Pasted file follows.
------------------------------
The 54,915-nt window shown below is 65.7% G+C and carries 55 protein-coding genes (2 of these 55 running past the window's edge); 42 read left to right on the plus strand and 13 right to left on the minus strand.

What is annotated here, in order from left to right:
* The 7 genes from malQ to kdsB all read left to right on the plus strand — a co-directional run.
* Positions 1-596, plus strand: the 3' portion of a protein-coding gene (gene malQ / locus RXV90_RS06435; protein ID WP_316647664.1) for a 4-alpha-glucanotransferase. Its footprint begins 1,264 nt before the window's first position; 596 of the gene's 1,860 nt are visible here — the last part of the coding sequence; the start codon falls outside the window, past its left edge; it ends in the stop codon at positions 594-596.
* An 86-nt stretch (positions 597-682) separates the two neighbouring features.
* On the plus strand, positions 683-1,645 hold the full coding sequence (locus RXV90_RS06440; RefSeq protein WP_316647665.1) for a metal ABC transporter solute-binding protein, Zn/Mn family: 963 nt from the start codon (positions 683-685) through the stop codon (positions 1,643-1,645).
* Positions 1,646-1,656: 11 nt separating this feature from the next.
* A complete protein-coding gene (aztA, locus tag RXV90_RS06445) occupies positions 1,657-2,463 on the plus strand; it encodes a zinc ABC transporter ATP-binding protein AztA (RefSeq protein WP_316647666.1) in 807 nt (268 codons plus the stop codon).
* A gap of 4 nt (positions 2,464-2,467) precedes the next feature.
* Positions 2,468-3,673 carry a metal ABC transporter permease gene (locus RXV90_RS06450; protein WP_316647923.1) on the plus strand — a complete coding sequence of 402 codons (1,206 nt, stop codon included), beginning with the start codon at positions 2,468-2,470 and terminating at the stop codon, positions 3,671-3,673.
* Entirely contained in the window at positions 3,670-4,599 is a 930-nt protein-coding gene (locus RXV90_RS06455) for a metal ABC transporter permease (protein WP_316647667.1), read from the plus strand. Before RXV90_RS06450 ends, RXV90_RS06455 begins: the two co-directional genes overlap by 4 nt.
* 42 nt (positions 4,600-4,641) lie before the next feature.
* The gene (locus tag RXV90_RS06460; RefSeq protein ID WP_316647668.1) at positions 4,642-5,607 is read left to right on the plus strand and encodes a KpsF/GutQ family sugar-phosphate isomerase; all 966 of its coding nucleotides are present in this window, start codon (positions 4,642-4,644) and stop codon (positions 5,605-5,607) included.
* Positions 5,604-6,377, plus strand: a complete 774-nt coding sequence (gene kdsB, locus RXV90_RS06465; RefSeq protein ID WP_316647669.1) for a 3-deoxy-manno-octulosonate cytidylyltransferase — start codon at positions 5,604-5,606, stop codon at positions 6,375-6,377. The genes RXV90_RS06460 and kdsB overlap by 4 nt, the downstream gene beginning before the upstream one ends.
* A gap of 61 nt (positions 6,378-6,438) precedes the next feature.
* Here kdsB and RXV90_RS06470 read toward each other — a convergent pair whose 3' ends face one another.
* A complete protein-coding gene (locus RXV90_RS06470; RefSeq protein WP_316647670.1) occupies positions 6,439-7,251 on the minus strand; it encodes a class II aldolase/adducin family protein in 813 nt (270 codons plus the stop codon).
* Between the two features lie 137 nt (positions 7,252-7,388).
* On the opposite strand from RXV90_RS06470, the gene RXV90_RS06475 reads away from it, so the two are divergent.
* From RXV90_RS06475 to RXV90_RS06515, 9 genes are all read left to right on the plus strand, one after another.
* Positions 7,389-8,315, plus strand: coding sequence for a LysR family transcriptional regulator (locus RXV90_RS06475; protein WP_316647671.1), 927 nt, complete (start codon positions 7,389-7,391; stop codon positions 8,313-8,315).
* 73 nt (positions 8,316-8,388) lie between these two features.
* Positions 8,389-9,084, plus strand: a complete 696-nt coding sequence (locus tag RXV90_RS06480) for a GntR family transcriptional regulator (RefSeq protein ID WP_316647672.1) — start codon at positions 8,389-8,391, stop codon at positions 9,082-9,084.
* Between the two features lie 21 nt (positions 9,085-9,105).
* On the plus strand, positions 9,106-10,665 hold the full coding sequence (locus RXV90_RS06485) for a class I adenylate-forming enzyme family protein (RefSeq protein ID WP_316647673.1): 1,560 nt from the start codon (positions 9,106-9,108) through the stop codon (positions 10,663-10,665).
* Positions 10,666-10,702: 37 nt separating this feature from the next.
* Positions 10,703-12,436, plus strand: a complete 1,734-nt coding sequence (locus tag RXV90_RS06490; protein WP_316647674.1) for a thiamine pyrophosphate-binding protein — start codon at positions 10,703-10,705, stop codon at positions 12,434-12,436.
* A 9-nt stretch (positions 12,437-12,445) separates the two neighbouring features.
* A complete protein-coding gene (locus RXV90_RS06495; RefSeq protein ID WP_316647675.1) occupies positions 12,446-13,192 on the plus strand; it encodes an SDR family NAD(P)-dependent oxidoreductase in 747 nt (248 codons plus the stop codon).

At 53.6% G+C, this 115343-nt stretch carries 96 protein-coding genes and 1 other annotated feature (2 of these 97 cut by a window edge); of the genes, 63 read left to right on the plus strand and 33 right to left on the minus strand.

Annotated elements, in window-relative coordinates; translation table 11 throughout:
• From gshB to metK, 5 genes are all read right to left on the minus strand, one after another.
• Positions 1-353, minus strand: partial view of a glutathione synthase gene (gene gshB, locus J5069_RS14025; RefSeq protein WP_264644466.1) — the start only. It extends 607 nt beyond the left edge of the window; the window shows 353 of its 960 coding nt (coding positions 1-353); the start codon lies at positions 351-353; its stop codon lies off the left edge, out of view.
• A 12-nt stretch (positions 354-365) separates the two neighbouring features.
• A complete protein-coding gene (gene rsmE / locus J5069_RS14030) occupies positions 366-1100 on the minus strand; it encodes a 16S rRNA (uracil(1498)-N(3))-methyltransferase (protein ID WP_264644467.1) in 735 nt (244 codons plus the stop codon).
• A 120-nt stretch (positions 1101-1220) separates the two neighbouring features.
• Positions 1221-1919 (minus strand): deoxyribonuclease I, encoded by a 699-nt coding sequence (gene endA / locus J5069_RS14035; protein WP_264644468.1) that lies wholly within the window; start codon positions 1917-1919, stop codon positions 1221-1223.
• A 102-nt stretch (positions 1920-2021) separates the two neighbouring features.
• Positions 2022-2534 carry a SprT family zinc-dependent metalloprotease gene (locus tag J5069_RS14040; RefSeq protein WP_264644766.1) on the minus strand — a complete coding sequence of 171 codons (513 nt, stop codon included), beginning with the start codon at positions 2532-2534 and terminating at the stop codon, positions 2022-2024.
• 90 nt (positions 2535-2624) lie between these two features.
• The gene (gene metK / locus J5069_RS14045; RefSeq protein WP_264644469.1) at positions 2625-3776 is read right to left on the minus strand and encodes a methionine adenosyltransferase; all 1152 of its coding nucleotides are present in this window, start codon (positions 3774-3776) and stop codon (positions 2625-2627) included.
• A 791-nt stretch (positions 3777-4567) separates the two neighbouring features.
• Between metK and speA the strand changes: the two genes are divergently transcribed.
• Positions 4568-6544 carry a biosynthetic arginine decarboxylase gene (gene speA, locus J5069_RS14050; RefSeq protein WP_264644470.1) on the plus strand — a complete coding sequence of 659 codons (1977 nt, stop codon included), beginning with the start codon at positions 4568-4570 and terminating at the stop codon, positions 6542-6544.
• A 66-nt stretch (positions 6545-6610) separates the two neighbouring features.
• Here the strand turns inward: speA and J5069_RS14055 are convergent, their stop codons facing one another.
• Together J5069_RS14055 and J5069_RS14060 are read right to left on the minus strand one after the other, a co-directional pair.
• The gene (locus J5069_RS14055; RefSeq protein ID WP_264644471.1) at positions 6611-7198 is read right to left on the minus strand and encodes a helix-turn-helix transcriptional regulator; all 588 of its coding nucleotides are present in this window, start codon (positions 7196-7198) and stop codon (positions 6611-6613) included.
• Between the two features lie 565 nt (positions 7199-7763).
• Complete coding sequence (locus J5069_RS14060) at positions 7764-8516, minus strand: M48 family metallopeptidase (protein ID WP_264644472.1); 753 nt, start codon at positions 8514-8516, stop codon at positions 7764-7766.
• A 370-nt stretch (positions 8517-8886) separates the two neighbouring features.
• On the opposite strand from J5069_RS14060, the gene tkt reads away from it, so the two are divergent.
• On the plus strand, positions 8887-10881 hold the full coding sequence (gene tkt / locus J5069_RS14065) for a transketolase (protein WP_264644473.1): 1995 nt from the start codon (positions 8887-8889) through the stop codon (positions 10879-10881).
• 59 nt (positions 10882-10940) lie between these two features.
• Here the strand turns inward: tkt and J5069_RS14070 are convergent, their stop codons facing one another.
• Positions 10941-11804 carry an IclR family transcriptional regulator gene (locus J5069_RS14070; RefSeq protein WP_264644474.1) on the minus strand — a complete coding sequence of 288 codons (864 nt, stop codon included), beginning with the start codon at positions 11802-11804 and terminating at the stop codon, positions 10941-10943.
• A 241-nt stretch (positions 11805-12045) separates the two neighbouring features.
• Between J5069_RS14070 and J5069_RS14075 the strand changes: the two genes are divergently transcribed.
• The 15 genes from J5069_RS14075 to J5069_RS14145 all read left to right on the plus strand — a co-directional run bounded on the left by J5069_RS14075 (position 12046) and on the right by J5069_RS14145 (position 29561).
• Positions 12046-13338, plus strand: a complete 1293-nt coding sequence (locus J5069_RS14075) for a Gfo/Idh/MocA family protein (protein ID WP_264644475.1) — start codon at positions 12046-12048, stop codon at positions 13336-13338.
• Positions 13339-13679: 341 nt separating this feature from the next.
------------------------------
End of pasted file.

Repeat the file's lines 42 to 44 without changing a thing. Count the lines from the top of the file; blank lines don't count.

• A 791-nt stretch (positions 3777-4567) separates the two neighbouring features.
• Between metK and speA the strand changes: the two genes are divergently transcribed.
• Positions 4568-6544 carry a biosynthetic arginine decarboxylase gene (gene speA, locus J5069_RS14050; RefSeq protein WP_264644470.1) on the plus strand — a complete coding sequence of 659 codons (1977 nt, stop codon included), beginning with the start codon at positions 4568-4570 and terminating at the stop codon, positions 6542-6544.